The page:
With less than a fortnight to go before May term rents have to be agreed, the Scottish Tenant Farmers Association (STFA) has urged tenants not to feel pressurised into agreeing last-minute demands for “unreasonable” rent increases.
The STFA revealed that one member had contacted them facing a doubling of his rent despite having had a review as recently as three years ago.
STFA chairman Christopher Nicholson said there were other cases where 30 and 40 per cent increases were being sought despite last year’s appalling weather and a harsh spring.
They were also coming in at a very late stage, with some tenants only being contacted in the past week. All of this despite the STFA expressing concerns to Scottish Lands & Estates (SL&E) both about scale of increases in the present economic climate and the timing of such bids.
“It is ironic that in a week which saw the government announce £6 million in aid for farmers hardest hit by the worst spring in living memory and the publication of a code of practice for rent reviews, we hear of some land agents only starting to review rents less than a month before the term date and some outrageous rental demands,” said Nicholson.
“Yet again this is clear proof of the need not only to regulate the relationship between landlord and tenant but also to bring about a change to the law to ensure that farm rents reflect the economic reality of farming rather than the frenzy of an open market which owes more to land hunger and the economics of the madhouse.”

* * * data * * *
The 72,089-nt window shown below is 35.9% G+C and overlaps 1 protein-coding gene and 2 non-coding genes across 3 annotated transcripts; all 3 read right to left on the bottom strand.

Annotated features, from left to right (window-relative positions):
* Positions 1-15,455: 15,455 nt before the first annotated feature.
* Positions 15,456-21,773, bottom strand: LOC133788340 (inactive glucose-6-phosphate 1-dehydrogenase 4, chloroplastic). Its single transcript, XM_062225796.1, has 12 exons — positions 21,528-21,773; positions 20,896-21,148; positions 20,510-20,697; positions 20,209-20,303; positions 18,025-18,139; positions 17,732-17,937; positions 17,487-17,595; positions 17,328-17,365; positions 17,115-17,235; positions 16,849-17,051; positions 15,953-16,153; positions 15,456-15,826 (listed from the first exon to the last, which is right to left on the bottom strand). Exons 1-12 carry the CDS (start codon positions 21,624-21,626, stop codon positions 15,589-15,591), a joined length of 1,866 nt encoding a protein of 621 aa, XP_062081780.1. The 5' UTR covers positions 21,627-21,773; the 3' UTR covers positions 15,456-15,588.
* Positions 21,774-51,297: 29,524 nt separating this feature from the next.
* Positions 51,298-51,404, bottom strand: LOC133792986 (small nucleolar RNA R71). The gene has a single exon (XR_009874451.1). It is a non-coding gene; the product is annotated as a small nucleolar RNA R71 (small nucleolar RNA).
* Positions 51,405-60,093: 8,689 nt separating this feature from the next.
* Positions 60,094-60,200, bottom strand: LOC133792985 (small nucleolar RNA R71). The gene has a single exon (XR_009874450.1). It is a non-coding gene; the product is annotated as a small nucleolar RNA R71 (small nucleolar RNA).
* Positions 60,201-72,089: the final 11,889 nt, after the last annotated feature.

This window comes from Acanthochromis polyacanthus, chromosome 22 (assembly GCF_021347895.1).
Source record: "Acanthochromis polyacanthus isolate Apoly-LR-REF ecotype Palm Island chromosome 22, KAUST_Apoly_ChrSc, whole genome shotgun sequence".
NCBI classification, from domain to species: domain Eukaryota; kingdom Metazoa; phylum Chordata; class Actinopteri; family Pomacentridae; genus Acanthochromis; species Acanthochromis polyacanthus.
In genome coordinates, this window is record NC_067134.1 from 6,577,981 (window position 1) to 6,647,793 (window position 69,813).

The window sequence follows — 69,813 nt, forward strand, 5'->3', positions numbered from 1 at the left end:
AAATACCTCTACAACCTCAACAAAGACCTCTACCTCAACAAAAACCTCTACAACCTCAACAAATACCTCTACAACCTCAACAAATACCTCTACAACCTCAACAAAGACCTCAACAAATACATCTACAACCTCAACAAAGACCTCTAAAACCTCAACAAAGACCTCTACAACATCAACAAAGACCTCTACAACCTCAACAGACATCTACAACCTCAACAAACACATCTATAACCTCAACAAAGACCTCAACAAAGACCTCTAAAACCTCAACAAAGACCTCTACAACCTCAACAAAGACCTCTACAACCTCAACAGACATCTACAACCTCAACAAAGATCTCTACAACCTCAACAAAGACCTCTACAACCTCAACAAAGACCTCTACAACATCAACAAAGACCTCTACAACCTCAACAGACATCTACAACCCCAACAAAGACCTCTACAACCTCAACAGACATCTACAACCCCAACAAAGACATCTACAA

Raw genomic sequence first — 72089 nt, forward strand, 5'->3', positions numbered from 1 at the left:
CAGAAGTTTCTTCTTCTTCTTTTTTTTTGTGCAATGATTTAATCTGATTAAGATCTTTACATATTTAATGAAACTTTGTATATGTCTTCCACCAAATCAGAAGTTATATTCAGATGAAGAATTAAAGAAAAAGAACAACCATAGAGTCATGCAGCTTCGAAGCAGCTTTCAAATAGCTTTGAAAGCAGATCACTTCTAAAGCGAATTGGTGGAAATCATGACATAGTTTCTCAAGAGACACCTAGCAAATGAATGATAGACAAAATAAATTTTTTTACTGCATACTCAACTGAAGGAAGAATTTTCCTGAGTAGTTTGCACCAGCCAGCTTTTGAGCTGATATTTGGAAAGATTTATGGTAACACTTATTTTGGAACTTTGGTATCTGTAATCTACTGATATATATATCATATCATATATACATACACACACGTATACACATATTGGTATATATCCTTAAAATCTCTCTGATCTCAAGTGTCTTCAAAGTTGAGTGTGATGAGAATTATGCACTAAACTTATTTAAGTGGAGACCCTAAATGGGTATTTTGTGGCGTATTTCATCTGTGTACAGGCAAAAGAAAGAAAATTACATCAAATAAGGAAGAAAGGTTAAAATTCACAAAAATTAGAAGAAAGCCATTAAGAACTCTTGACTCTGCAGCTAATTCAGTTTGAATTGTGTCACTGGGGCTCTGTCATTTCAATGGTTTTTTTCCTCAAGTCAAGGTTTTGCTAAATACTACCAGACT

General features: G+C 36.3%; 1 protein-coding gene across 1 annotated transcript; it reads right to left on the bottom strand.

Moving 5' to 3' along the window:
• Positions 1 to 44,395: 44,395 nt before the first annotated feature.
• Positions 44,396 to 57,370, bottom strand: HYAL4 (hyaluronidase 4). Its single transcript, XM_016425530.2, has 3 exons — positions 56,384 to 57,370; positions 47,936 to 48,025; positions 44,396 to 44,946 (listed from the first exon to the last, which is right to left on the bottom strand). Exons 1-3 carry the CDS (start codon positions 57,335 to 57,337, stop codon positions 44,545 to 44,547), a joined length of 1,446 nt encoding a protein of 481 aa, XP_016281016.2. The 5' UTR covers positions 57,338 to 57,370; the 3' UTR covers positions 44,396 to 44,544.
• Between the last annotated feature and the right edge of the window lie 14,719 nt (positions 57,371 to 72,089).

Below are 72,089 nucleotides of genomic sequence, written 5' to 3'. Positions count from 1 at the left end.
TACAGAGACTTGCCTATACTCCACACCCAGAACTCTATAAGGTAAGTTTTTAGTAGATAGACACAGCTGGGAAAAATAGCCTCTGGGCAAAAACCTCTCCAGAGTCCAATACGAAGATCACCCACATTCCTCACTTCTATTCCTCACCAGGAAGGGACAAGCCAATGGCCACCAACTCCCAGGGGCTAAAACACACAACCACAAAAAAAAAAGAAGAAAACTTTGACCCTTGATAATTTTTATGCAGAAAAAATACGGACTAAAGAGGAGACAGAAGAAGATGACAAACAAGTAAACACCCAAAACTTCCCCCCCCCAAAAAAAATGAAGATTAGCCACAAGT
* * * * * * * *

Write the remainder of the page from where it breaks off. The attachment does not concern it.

Luke Borwick, chairman of SL&E, said: “First and foremost, there is no need for any tenant or indeed landlord to agree to a farm rent that either of them believes to be unfair.”
He added that there were tested routes open to all parties to resolve rent disputes. “We have evidence that in the areas of Scotland worst affected by weather, owners and tenants have come to sensible and amicable agreements.
Borwick said if the STFA had cases where rent review discussions were being opened at the last minute then that evidence should be provided to the SL&E for investigation to see if it involved an SL&E member.
“Our policy is quite clear and that is that dialogue should be taking place between the parties at the earliest opportunity; that dialogue can be opened by either party as soon as the notice is served,” he said.
“Our experience is that the overwhelming majority of rent reviews are agreed through constructive discussion and very few remain unresolved.”
Borwick expressed his disappointment that the STFA seemed to make these allegations every rent review date.
“Tenant and landowner organisations need to work together to promote good practice and constructive relationships, yet the STFA continually inflames the debate and in doing so undermines the very sector it purports to defend.”